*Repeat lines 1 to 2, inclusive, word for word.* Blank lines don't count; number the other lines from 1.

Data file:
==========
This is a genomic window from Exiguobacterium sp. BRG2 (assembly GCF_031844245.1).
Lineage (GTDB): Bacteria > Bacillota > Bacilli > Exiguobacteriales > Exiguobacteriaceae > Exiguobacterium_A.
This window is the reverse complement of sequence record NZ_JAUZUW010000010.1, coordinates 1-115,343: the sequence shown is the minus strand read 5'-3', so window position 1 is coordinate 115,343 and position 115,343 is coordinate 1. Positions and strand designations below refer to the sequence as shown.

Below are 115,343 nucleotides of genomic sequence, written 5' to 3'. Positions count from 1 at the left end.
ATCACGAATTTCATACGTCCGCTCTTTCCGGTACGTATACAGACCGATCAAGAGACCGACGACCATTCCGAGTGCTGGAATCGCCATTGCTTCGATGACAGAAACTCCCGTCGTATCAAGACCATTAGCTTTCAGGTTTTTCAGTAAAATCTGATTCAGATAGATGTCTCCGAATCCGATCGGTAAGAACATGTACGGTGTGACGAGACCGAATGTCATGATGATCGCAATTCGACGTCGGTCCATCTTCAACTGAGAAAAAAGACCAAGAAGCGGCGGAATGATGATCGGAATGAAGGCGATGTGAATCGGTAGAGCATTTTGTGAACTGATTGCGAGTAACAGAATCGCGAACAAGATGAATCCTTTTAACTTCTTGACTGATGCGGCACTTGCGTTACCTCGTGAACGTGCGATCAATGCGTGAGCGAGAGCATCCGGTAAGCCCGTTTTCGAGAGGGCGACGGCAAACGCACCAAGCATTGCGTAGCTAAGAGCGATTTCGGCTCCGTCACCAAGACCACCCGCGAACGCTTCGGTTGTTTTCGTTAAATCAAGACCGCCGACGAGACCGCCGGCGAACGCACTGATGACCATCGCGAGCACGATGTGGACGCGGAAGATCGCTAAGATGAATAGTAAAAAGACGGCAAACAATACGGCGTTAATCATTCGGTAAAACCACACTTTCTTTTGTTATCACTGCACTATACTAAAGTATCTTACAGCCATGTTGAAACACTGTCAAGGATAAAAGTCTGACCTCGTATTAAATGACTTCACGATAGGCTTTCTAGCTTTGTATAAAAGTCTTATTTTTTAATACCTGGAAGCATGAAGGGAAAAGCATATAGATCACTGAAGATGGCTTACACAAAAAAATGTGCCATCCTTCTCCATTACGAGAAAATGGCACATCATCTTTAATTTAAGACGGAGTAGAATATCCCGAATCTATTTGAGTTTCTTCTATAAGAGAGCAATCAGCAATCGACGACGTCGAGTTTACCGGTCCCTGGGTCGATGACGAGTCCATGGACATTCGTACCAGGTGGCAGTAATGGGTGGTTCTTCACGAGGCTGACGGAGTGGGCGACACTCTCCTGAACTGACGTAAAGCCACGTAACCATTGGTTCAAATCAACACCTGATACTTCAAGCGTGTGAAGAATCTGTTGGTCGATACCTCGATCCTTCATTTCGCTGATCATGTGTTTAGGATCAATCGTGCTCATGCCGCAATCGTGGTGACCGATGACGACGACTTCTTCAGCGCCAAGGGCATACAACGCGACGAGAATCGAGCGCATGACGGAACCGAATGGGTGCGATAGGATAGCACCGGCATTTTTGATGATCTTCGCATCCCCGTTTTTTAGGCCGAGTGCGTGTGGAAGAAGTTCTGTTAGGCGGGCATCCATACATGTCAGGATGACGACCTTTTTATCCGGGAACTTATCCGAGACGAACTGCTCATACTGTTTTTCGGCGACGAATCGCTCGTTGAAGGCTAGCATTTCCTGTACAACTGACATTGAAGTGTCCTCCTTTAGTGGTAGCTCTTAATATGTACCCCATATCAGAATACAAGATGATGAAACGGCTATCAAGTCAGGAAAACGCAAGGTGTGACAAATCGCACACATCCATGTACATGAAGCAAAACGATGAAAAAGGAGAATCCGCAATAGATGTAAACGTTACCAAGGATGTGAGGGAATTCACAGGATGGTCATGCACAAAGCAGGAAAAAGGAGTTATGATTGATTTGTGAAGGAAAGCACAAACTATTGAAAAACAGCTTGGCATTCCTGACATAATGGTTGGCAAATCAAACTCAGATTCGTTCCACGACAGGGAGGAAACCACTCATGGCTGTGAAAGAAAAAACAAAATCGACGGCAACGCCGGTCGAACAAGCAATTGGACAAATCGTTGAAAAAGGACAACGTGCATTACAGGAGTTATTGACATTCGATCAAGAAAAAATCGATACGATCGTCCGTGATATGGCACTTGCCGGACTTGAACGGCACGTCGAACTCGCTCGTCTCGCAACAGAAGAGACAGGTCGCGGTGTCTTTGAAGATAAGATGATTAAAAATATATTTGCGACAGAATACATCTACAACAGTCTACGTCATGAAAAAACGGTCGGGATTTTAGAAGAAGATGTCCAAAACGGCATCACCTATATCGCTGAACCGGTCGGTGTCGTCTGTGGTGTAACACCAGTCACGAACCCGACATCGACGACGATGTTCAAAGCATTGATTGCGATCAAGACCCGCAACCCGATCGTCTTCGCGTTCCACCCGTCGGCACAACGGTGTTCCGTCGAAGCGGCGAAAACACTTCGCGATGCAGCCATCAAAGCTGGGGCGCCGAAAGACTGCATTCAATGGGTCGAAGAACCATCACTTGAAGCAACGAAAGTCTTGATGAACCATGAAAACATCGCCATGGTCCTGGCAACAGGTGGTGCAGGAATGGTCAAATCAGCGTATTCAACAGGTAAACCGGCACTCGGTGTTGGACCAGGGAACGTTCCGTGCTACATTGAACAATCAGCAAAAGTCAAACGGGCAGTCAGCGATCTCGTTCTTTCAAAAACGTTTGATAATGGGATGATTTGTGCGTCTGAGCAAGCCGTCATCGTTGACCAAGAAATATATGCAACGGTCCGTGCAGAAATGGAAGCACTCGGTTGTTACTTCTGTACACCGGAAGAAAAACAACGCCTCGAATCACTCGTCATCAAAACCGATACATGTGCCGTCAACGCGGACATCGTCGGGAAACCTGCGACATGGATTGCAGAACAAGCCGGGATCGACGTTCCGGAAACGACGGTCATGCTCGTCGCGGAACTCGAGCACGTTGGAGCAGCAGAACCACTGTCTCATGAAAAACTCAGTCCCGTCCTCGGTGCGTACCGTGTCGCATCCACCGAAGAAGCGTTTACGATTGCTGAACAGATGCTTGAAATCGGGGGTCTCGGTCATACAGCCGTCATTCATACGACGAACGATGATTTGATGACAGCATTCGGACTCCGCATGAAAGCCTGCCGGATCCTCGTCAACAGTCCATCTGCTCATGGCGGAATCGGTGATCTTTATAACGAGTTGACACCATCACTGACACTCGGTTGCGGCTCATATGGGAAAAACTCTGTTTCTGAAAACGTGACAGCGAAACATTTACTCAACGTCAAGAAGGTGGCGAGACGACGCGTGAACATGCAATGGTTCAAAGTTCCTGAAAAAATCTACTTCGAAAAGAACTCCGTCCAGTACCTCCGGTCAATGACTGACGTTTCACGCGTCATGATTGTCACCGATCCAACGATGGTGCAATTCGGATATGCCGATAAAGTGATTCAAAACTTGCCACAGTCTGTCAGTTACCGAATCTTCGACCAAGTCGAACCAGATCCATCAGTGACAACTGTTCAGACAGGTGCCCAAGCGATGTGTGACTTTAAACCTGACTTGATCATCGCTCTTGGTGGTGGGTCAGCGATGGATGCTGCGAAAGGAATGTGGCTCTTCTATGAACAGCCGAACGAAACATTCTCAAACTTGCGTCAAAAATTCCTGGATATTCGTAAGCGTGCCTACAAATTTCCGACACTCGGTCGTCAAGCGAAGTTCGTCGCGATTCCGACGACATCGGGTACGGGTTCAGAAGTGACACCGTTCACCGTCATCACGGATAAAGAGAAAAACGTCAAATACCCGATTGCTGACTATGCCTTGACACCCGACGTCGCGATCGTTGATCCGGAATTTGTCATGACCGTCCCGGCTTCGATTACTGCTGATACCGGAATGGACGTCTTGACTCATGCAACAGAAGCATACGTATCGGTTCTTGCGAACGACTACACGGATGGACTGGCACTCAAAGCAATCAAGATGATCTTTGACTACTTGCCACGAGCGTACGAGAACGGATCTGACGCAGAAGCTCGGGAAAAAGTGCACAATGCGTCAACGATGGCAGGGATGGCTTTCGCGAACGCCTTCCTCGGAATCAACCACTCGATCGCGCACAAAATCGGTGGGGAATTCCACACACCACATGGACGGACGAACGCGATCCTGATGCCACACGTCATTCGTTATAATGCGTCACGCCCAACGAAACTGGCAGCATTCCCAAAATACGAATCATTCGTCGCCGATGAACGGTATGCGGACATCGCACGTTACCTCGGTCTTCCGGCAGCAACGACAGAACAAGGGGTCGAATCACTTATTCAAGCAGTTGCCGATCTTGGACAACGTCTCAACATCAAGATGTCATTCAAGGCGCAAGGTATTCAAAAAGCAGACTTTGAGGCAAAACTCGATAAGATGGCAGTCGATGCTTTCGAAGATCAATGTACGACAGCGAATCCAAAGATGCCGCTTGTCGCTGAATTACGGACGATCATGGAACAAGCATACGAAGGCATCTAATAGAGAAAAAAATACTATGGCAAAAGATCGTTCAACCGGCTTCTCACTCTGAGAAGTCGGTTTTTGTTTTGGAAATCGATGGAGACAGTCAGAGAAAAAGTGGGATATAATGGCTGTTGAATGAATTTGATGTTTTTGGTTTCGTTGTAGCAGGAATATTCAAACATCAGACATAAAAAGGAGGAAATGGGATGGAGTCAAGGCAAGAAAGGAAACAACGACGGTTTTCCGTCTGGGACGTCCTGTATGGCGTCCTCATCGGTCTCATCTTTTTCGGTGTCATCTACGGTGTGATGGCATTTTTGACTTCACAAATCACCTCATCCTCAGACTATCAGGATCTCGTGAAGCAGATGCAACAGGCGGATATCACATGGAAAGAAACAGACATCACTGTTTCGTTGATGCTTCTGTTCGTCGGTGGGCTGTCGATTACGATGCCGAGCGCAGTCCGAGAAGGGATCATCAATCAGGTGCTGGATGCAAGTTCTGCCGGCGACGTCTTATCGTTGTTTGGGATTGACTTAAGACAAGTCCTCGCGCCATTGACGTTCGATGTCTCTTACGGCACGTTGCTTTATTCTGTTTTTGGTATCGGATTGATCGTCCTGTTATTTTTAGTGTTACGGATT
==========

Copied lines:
This is a genomic window from Exiguobacterium sp. BRG2 (assembly GCF_031844245.1).
Lineage (GTDB): Bacteria > Bacillota > Bacilli > Exiguobacteriales > Exiguobacteriaceae > Exiguobacterium_A.